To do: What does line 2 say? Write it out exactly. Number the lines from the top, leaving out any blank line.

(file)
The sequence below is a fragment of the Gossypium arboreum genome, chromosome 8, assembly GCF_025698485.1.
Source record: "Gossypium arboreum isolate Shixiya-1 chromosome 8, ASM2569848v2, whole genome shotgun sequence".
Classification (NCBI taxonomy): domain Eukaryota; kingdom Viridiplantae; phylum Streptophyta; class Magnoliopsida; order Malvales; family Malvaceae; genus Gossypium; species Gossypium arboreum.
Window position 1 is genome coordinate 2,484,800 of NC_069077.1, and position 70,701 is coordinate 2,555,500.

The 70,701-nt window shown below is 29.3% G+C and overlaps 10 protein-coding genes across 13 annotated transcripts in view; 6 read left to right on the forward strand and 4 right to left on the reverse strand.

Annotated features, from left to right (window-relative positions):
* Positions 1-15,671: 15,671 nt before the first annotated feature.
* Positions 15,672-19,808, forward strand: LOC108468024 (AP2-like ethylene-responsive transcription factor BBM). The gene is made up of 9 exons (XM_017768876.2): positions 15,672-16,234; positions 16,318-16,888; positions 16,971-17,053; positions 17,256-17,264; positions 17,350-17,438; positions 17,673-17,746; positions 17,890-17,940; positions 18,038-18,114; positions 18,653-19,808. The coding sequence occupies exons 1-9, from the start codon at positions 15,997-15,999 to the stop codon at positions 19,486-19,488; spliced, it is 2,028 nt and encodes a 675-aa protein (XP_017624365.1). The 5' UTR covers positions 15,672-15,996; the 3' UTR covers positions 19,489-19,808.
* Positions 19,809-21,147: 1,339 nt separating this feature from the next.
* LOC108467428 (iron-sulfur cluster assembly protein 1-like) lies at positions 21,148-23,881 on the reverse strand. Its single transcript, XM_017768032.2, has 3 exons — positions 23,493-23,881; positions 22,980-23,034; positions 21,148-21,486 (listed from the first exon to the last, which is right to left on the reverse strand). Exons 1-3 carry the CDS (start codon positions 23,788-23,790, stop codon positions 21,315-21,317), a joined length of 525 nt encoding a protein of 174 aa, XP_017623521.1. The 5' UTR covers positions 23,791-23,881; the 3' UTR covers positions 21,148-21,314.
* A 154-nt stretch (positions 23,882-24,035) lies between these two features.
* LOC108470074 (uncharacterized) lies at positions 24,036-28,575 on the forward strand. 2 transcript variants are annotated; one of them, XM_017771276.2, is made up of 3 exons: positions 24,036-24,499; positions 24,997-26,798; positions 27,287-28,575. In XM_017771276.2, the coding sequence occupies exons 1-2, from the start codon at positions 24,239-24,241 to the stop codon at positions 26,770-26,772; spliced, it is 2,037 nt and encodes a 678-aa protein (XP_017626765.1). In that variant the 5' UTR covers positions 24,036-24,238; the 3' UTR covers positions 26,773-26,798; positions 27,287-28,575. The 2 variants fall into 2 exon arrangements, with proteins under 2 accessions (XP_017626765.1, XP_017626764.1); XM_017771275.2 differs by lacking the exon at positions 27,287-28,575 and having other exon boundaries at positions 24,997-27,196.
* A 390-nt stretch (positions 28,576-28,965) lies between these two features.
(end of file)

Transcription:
Source record: "Gossypium arboreum isolate Shixiya-1 chromosome 8, ASM2569848v2, whole genome shotgun sequence".